One of the aspects of living in Spain that always surprises me is just how up to date Spain is in terms of technology. For example, banking in Spain is way more advanced than in Canada – with just a few clicks I can send money to any other person in the EU using their IBAN number. Credit cards can easily be added to Apple or Android pay (unlike in North America where some banks are still holding out, trying to release their own competing services), and payments can even be split up over multiple months (not that this is a good thing, but it’s neat that they at least have the option).
Another area which is great to see some movement is in cryptography. Spain allows you to obtain a digital certificate which essentially can be used to verify your identity, cryptographically, when using websites online. I hardly know anyone who has done this, probably because it’s a bit complex, but it has a ton of advantages – for example, once you have a digital certificate you can skip going in person to many government offices for simple items, like getting another copy of your empadronamiento. I’ve even been told that once I obtain my digital certificate I can even renew my non-lucrative visa by submitting, and cryptographically signing (which proves my identify), all my documents.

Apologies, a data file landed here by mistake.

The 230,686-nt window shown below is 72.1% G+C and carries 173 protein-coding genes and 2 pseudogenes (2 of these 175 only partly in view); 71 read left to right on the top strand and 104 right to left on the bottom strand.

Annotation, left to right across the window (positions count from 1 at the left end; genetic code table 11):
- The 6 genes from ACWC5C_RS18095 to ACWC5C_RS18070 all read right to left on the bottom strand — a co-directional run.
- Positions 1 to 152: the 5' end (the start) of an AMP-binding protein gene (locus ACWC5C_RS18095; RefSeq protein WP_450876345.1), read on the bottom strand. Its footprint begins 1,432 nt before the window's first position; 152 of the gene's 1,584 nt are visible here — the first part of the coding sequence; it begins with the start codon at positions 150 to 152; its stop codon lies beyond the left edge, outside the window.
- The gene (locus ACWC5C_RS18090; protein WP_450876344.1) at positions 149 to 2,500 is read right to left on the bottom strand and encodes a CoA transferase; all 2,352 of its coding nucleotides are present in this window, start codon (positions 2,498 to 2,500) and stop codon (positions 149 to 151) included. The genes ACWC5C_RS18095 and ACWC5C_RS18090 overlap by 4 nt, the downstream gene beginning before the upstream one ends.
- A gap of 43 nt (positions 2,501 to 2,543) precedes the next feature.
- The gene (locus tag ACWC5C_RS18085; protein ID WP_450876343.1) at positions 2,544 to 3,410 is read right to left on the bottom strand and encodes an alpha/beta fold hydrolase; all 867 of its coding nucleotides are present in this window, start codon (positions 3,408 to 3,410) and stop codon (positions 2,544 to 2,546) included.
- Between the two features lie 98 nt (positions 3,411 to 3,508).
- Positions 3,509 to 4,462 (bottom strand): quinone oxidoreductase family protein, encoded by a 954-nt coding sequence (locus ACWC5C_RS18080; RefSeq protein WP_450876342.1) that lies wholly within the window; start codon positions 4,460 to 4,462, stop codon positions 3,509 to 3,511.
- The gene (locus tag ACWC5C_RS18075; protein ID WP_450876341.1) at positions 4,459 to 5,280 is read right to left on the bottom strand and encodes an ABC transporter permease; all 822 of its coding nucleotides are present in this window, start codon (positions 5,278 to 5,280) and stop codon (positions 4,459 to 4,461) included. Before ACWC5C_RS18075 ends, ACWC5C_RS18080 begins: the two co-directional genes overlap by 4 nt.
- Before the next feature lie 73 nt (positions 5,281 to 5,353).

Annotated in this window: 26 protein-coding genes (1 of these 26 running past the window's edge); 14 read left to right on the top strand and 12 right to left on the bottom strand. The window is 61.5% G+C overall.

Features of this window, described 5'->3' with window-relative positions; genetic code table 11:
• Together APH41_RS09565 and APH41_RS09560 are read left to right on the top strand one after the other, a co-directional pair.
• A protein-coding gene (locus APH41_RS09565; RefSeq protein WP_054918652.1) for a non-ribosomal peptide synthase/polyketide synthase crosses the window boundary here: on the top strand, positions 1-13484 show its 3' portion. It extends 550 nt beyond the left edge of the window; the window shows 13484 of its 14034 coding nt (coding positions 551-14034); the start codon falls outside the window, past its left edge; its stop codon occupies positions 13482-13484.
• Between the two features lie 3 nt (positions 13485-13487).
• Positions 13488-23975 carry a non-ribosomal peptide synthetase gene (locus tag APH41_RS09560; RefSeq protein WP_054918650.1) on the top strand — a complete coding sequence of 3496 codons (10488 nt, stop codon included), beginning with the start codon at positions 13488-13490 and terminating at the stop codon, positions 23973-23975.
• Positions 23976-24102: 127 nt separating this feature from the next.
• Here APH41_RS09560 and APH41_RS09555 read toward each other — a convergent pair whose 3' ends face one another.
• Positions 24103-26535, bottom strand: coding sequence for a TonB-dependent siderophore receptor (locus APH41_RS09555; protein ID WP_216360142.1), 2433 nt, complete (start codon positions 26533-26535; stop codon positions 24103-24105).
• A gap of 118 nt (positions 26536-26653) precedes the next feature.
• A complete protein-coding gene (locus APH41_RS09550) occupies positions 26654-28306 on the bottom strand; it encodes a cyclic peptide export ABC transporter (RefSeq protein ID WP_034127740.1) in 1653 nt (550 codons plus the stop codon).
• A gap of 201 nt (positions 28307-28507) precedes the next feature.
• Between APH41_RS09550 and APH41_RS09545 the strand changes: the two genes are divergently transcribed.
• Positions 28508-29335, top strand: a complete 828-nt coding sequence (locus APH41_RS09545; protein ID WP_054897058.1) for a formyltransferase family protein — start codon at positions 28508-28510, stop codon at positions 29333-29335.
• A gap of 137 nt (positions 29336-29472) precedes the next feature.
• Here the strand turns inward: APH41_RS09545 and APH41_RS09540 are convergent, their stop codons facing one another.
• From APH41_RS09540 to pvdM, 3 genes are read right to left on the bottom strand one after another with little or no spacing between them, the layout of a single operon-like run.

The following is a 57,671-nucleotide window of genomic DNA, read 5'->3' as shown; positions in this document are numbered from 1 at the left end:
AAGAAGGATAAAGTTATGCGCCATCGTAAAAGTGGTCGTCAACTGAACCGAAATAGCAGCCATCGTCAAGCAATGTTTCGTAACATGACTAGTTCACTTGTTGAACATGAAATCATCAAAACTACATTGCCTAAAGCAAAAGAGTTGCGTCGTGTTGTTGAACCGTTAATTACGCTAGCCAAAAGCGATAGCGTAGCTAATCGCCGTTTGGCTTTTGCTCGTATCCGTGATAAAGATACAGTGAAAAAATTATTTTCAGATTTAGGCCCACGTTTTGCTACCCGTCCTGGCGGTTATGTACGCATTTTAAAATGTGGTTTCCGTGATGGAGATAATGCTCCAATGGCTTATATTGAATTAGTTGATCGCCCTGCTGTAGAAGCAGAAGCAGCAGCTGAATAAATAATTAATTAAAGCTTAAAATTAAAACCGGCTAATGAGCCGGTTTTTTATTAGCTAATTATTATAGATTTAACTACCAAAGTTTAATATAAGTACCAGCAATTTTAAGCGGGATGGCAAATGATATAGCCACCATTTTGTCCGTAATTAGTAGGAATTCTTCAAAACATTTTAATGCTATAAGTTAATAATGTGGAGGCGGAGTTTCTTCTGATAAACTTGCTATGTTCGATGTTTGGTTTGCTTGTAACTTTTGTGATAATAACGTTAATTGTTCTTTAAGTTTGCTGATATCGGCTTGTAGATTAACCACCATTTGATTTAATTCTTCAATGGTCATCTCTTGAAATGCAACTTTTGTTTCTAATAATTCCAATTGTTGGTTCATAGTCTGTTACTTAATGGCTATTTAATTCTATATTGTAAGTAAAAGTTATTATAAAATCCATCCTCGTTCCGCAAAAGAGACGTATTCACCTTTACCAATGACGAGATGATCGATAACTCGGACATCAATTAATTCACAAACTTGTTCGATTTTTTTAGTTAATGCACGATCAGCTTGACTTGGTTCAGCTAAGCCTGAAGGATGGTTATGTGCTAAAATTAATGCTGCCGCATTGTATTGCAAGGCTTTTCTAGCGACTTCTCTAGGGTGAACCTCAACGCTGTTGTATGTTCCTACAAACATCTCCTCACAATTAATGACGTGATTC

The process for obtaining a certificate is as follows:
- Visit the website, and start the process for a personal certificate (for a legal person, not a business or representative). You’ll need to enter your name and enter your NIE number. Start the process now.
- Once done, you’ll receive an email with a 9 digit confirmation number. Next you have to visit a social security office in person with your residency card, passport, and confirmation information from the previous step. Once they verify you are who you say you are, they’ll activate your certificate, which you can later install on your computer. This step essentially links your physical identification to your digital one.
- After you can download your certificate and install it on your computer, allowing websites to verify your identify.
I’ll update this post as I complete the process, but so far I have completed the first step. Once I get back to Valencia next week, I’ll visit a social security office with my identificaiton and update the information here. If this works the way I think it will, then I should hopefully be able to whiz through my non-lucrative visa renewal process in June by submitting everything myself.